Publisher's Weekly Review

Paterson (Bridge to Terabithia; Jacob Have I Loved) captures the essence of an adolescent's fundamental questions of God and existence in this finely honed novel. As the year 1899 draws to a close, the people in Robbie's rural Vermont community anticipate the coming of the 20th century with a mixture of excitement and apprehension. Some fear that the end is near. Others, like Robbie's father, a minister with progressive ideas, thinks "the world's at a sort of beginning." Robbie does not know what to believe. Recently, he has begun to question God and the validity of the Ten Commandments. As the son of a preacher, he is expected to exhibit exemplary behavior, but he cannot seem to turn the other cheek to those who make fun of his "simple-minded" brother. In a fit of anger, Robbie comes dangerously close to drowning a boy and sets off a chain of irreversible events; he must rely on his conscience to lead him toward redemption. Once again placing universal conflict in a historical context, Paterson gives a compassionate, absorbing rendering of an adolescent boy trying to break free from social and religious constraints. Besides delving into the mind of the young rebel, she successfully evokes the climate of the times, showing how the townspeople respond to modern inventions, discoveries and ideas. The story contains a moral, but the author remains nearly invisible as she guides her characters through crises, then leaves them to fend for themselves at the dawn of a new era. Ages 10-14. (Aug.) (c) Copyright PWxyz, LLC. All rights reserved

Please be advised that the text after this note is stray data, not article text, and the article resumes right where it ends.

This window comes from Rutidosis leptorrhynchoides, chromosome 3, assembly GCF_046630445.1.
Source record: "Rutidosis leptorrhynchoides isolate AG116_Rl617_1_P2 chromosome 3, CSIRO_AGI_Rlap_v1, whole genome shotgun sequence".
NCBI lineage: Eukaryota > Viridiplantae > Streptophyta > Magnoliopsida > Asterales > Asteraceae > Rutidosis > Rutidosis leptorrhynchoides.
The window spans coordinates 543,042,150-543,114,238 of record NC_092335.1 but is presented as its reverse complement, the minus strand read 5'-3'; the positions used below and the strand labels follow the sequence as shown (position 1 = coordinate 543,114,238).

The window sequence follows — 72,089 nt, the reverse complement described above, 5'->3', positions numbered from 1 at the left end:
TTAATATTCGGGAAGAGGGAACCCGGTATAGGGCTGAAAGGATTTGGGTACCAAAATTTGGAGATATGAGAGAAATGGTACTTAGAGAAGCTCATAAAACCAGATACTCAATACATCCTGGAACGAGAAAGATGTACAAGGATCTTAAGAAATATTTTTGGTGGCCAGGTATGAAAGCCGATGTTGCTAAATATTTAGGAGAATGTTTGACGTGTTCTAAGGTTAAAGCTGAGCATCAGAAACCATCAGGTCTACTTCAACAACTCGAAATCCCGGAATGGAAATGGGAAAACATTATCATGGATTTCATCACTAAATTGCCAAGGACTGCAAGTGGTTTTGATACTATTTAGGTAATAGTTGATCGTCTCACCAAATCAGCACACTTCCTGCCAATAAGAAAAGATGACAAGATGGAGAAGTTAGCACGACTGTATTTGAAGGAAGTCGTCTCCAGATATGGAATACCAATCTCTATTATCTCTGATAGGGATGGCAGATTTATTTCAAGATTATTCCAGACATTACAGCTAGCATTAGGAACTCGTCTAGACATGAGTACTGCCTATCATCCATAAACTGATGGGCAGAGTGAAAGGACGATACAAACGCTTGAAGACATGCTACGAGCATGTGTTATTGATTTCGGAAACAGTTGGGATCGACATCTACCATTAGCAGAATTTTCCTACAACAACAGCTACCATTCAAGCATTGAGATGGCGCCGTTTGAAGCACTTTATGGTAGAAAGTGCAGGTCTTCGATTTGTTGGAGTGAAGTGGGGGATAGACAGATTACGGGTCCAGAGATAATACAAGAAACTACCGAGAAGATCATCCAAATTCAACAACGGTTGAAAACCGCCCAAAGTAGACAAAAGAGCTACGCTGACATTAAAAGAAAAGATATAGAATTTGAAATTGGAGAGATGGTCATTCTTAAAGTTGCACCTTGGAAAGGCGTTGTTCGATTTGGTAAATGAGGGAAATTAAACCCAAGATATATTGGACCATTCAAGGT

School Library Journal Review

Gr 5-8-Paterson, so adept at capturing a sense of time and place, returns once again to mine the richness of small-town Vermont during the 19th century. Here, she reflects on the approach of the previous century as she follows the adventures of energetic, mischievous Robbie Hewitt, a preacher's son with a bit of a temper, from Decoration Day in May, 1899, to the eve of January 1, 1900. New ideas are circulating. Darwin's theory of evolution gets confused in Robbie's mind with atheism. When he decides that it is too hard to behave, that God is too hard to please, and that the world may end soon anyway, he declares himself an "apeist." Following a fight with his nemesis, he becomes involved with Violet, a poor homeless girl, and her alcoholic father, Zeb. While planning his own kidnapping for profit, he implicates Zeb, who is likely to hang for the crime. Robbie's own personal miracle from God, a ride in a motorcar, reaffirms him as a true believer. As in Jip (Dutton, 1996), Paterson tells a multilayered coming-of-age story of loyalty, courage, and the enduring values of family. With warmth, humor, and her powerful yet plain style, Paterson draws empathetic and memorable characters. Readers share the anticipation and the joy of Robbie and his father as they welcome the 20th century at the book's end.-Connie Tyrrell Burns, Mahoney Middle School, South Portland, ME (c) Copyright 2010. Library Journals LLC, a wholly owned subsidiary of Media Source, Inc. No redistribution permitted.